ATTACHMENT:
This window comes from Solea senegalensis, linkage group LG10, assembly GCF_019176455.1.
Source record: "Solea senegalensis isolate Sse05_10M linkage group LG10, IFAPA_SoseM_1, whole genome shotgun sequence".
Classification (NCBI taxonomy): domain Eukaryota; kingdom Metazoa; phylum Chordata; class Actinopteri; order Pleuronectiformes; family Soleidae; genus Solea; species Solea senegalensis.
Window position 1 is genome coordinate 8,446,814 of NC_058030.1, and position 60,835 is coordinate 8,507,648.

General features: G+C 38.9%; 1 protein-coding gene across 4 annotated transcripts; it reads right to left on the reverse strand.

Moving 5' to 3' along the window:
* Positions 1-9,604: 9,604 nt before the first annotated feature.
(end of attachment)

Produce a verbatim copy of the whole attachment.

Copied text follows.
This window comes from Solea senegalensis, linkage group LG10, assembly GCF_019176455.1.
Source record: "Solea senegalensis isolate Sse05_10M linkage group LG10, IFAPA_SoseM_1, whole genome shotgun sequence".
Classification (NCBI taxonomy): domain Eukaryota; kingdom Metazoa; phylum Chordata; class Actinopteri; order Pleuronectiformes; family Soleidae; genus Solea; species Solea senegalensis.
Window position 1 is genome coordinate 8,446,814 of NC_058030.1, and position 60,835 is coordinate 8,507,648.

General features: G+C 38.9%; 1 protein-coding gene across 4 annotated transcripts; it reads right to left on the reverse strand.

Moving 5' to 3' along the window:
* Positions 1-9,604: 9,604 nt before the first annotated feature.